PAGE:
Bupa Great North Run founder Brendan Foster, one millionth finisher Tracy Cramond and IAAF vice president Sebastian Coe (© Organisers)
Tracey Cramond, the millionth finisher at the Great North Run, is preparing to follow in the footsteps of former world record-holder and European champion Brendan Foster to trace the roots of one of the world’s greatest half marathon.
It was while training in New Zealand in 1980 that Brendan took part in the 70,000-strong Round the Bays race in Auckland and vowed to create a mass participation run in the North East of England.
Thirty five years on, the Great North Run chairman and co-founder is honouring his pledge to send the millionth finisher in the IAAF Gold Label Road Race and flagship event in the IAAF’s Athletics for a Better World global social responsibility programme to Auckland to run Round the Bays on Sunday 8 March.
Having taken the Great North Run past the one million mark last September, amid a blaze of publicity, Cramond is getting ready to follow in Brendan’s antipodean footsteps.
“Brendan said to me at the time, ‘This is your ten minutes of fame’,” she recalled.
“I think Mr Foster had better check his watch. Ten minutes! It’s been a whirlwind ever since. It’s been amazing.”
Cramond has been an active sports person all her life but only took up running in 2013 after the death of her mother.
She completed the 13.1 miles of the Great North Run that year with her son-in law, Danny, and then entered the 2014 event to raise money for Butterwick Hospice in Stockton.
“It’s a charity very close to my heart,” said Cramond, who works as a buyer for the National Health Service.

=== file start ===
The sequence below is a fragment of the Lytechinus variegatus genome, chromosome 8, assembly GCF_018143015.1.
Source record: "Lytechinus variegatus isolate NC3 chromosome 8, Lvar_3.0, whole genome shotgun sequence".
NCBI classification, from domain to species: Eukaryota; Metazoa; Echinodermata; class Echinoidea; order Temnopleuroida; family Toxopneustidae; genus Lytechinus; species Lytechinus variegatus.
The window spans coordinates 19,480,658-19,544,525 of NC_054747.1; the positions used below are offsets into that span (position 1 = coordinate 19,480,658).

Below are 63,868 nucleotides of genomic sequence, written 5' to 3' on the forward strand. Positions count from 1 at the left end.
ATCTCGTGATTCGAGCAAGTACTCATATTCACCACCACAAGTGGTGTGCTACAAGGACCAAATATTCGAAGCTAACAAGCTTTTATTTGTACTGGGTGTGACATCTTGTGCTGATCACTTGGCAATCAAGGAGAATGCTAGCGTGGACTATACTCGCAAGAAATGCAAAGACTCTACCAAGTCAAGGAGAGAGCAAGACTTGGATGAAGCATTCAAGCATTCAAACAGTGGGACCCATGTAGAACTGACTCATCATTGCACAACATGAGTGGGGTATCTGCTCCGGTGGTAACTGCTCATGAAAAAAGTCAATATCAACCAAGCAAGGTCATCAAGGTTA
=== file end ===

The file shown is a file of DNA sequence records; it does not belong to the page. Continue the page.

“And it was very popular with my mum, because of the care they give to all ages but especially to children and babies; that’s why I did the Great North Run again last year, to raise money for Butterwick.
"And then when I came over the finish line, my life went in a tilt. I get recognised when I go into supermarkets. People ask me how it’s going. And I get quizzical looks quite often – that half recognition and half ‘where do I know her from’ look."
Tracey has switched on the Christmas lights at South Shields with pop star Joe McElderry, featured in the Great North Greats Exhibition, been appointed a Great North Run ambassador and been guest of honour at the Butterwick Ball.
She has not taken part in a running event since the 2014 Great North Run but has been running three or four times a week in readiness for joining the masses in the relative sprint of the 8.4km Round the Bays event.
“I’ve checked up a little bit on the race online and there seems to be quite a huge number of people involved,” said Cramond.
“It looks like a fun weekend targeted at all ages and I’ve seen pictures of an incredible amount of people crossing over bridges and running along by the bays.
“I’ve been to Auckland before. I’ve got family out there: two sisters-in-law, a brother-in-law and lots of nieces and nephews. It’s a beautiful place – very, very pretty. My dad is coming out with me. I only got involved in running in memory of my mum and my dad has been my staunchest supporter. He’s always been there for me, on the finish line."
Great North Run organisers for the IAAF